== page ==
1. Food

Dining Planner: Nathan's Hot Dog Eating Contest turns 100, celebrate with Tampa Bay hot dogs

Customers enter Mel’s Hot Dogs on Busch Blvd. in Tampa. After 38 years of a cash-only policy, Mel’s Hot Dogs has started accepting credit cards recently.
Customers enter Mel’s Hot Dogs on Busch Blvd. in Tampa. After 38 years of a cash-only policy, Mel’s Hot Dogs has started accepting credit cards recently.
Published Jun. 29, 2016


July 4? Sure, sure, Independence Day. But in some circles, the main attraction is the annual Nathan's Famous International July Fourth Hot Dog Eating Contest on Coney Island, which dates back exactly 100 years to 1916. It's an annual tradition for a different brand of American heroes. Introduced with all the hyperbole and fanfare regularly lavished on sports titans, some of them are massive, others surprisingly svelte. Many of them perform in face paint and funny costumes. They even have a gladiatorial name.

They are . . . the Gurgitators.

According to a National Geographic special on the topic, hot dogs are among the most challenging things to eat in competition, each tube steak a powerful cocktail of salt, fat and nitrates. Nonetheless, Matt Stonie ended the 2015 Nathan's event as champ, consuming 62 hot dogs — and buns! — in 10 minutes.

There may not be $10,000 prizes or coverage on ESPN, but you can test your mettle against the pros — many of whom can eat 10,000 calories and 600 grams of fat at a sitting and never break a sweat. In homage to the Super Bowl of competitive eating events, here is where to gorge yourself on wonderful wieners this week.

Kings Street Food Counter:

Stephen Schrutt, who also owns the Avenue, debuted his indoor-outdoor be-muraled project in November with a targeted menu: thick shakes, local craft beers on tap, grilled cheeses, hot dogs, poutine, salads and, oh, cronuts (daredevil tomfoolery: cronut breakfast sandwich with scrambled egg, cheese and bacon). Do these things go together? Yes, they do. Other assets: plucky seafoam green color scheme, dog-friendly patio, open until 4 a.m. Friday and Saturday, seasonal themed movie nights on the second Wednesday of the month and, most important of all, the corn dog of my dreams. This is where to get a corn dog, blistering hot and enrobed in a sweet, crunchy wafflish batter with a ramekin of zingy grain mustard, all tucked in a brown cardboard to-go container with plastic silverware and your choice of side (bacon blue cheese mac salad if no one around you is judgey; cuke and tomato salad if they are). Dogs are respectable all-beef Viennas; themed toppings are coherent. 937 Central Ave., St. Petersburg. (727) 914-2111.

Burger 21:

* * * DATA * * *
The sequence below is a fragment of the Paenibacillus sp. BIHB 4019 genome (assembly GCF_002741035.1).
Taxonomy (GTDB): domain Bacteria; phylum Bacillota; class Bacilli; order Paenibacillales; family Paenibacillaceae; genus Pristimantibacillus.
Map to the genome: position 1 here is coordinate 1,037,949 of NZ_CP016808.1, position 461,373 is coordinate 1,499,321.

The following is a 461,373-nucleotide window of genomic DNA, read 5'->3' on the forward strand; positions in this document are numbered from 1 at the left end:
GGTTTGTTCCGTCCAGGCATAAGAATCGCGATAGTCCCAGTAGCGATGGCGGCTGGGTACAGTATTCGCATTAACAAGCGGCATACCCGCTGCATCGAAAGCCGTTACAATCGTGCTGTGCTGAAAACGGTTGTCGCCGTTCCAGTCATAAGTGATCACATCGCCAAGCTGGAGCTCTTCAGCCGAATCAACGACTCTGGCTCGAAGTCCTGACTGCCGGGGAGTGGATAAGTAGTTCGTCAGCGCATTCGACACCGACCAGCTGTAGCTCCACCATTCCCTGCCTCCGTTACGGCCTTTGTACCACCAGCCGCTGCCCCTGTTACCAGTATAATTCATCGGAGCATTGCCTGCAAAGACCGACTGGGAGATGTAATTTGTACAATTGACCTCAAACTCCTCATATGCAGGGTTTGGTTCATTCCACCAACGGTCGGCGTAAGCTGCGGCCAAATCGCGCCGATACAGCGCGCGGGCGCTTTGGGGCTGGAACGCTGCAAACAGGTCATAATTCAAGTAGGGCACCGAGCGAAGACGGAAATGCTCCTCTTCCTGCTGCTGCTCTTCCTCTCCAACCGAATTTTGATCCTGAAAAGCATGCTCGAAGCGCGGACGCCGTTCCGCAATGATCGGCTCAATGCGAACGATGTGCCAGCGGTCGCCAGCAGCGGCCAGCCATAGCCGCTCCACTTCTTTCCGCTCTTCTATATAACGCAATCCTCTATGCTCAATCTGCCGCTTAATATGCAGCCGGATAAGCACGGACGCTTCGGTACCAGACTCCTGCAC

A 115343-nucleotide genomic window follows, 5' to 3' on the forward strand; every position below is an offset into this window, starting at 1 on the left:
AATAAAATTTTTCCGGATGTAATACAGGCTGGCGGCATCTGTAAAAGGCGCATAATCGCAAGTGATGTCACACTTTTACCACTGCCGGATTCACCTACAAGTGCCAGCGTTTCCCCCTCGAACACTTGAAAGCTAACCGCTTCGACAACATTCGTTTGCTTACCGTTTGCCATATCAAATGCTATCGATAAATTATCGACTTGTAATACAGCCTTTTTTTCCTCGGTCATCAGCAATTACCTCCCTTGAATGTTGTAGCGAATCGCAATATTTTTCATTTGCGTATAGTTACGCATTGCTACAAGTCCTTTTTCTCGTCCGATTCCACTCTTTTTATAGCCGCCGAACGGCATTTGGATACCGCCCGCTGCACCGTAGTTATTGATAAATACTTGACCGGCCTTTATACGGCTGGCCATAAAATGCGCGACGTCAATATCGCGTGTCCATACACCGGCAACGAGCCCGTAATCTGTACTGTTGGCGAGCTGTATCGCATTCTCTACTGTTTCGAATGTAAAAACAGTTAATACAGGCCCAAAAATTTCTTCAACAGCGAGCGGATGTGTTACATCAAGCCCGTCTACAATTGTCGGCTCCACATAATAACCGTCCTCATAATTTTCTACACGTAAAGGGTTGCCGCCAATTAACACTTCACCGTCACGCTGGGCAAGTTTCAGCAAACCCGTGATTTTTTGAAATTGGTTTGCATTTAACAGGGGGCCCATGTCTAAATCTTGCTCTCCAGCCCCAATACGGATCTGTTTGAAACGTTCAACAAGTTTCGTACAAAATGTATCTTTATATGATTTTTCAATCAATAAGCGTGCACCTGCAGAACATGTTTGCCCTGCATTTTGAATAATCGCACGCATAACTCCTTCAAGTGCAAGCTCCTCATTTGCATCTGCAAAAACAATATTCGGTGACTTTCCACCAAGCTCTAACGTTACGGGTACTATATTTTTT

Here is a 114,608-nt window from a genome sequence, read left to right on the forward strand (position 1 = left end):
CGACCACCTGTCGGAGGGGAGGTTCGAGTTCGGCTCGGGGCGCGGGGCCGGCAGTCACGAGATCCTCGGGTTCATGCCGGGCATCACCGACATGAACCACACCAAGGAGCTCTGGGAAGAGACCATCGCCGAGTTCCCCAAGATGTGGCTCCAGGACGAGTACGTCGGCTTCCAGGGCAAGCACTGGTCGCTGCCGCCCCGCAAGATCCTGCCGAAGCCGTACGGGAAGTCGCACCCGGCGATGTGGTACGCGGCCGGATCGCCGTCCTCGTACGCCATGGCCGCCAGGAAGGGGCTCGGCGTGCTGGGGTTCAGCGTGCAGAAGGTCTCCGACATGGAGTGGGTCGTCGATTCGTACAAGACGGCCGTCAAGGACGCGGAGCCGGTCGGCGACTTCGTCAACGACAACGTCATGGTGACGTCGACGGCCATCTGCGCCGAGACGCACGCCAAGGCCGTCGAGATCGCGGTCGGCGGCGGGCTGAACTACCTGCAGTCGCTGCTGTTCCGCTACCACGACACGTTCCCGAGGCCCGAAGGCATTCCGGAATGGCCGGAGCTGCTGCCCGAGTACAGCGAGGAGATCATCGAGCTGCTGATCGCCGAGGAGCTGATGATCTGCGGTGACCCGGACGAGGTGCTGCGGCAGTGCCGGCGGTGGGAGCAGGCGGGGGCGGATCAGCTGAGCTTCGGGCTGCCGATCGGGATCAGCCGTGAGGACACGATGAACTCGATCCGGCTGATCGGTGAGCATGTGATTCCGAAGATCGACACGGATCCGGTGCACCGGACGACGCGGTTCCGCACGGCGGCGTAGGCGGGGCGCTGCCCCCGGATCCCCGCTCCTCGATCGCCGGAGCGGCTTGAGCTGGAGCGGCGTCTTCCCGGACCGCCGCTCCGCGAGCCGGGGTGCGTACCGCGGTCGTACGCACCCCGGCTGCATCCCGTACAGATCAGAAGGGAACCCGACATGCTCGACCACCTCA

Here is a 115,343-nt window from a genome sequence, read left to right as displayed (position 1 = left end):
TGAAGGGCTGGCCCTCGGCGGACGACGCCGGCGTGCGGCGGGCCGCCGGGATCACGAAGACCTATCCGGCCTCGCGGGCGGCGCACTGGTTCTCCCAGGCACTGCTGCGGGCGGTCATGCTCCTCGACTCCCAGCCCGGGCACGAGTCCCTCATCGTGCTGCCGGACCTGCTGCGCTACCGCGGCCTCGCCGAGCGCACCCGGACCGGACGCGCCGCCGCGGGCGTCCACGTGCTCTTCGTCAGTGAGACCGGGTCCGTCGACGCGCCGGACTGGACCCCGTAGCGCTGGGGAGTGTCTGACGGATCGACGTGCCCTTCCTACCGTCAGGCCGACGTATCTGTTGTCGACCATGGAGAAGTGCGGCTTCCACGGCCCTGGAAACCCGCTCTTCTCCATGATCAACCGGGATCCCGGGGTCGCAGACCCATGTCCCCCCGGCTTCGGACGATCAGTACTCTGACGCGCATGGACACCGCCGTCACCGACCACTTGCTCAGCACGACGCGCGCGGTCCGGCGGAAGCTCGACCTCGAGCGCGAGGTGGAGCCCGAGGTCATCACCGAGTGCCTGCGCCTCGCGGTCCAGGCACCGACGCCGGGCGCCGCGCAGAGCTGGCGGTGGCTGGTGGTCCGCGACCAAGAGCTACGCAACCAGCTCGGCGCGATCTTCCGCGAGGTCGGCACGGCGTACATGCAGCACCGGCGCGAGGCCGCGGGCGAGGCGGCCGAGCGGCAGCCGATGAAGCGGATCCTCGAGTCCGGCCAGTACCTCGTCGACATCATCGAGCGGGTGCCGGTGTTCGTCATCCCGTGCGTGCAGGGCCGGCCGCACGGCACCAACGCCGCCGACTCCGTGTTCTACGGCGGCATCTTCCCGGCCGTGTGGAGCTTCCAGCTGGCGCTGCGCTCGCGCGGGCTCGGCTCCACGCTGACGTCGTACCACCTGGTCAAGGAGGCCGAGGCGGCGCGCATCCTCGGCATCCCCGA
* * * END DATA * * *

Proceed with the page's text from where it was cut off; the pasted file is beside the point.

Much has been made of the signature hamburgers (and Thai ketchup and sweet potato fries with toasted marshmallow goo), but frankly, this chain also offers a fine frank. The dogs in question are Hebrew Nationals, the buns toasted for a satisfying crunch, especially when weighted under some serious condiments as in the Great Dane, a blistery grilled dog topped with pickled cukes, chopped tomato, onion strings and remoulade for lushness. 9664 W Linebaugh Ave., Tampa, and other locations. (813) 475-5921.

Mel's Hot Dogs:

You want a dog to snap when you bite it? Then you want one with the natural casing, made of sheep's intestine, as opposed to a "skinless" dog. (Kosher dogs are either skinless or made with an artificial collagen casing that lacks quite the same snap.) Mel's has the goods. This won't be news to aficionados who have been crowding into this red-and-white storefront near Busch Gardens since 1973. The red wienermobile outside beckons; inside, it's order at the counter. The house special is packed with sauerkraut, onion, mustard, relish and pickle. Still, the Polish sausage is a fat, juicy choice, accessorized with brown mustard and grilled onions. 4136 E Busch Blvd., Tampa. (813) 985-8000.

Bruce's Chicago Grill & Dog House:

Owner Bruce Karlin, here since 1994, has a more-is-more decorating motif in fluent Windy City: photos of Al Capone, da Bears and other local luminaries, dog-eared menus from Chicago greats, all haphazardly staple-gunned. The way to go here is the Chicago Dog, dragged through the garden (translation: with the works). That means a tender steamed poppy seed bun cradling a Vienna beef dog in the casing, topped with yellow mustard, alarmingly neon-green relish, a dill pickle slice, tomato and cuke, chopped onion, "sport peppers" (hot little babies packed in vinegar) and several shakes of celery salt. And a tamale with chili and giardiniera is pure Chi-Town, too. 7733 Ulmerton Road, Largo. (727) 524-1146.


Then ditch the dogs and catch the second part of the Communal on July 8, a three-part summer dinner series orchestrated by Mike Webb of Tupelo Catering and Traci Bryant and Kurt Ferguson of N.I.N.A. Each meal is seven courses with wines paired by Robert Sprentall. The group is working with Florida anglers and farmers to include wild-caught and pasture-raised ingredients as well as local, seasonal produce and wild edible Florida plants. The dinner is set in the historic 1910-era Sweet Pea Café and is limited to 26 guests, who will dine at communal tables (thus the name). $100 per person. 7 p.m., 434 Virginia Lane, Dunedin. The final dinner in the series is July 22.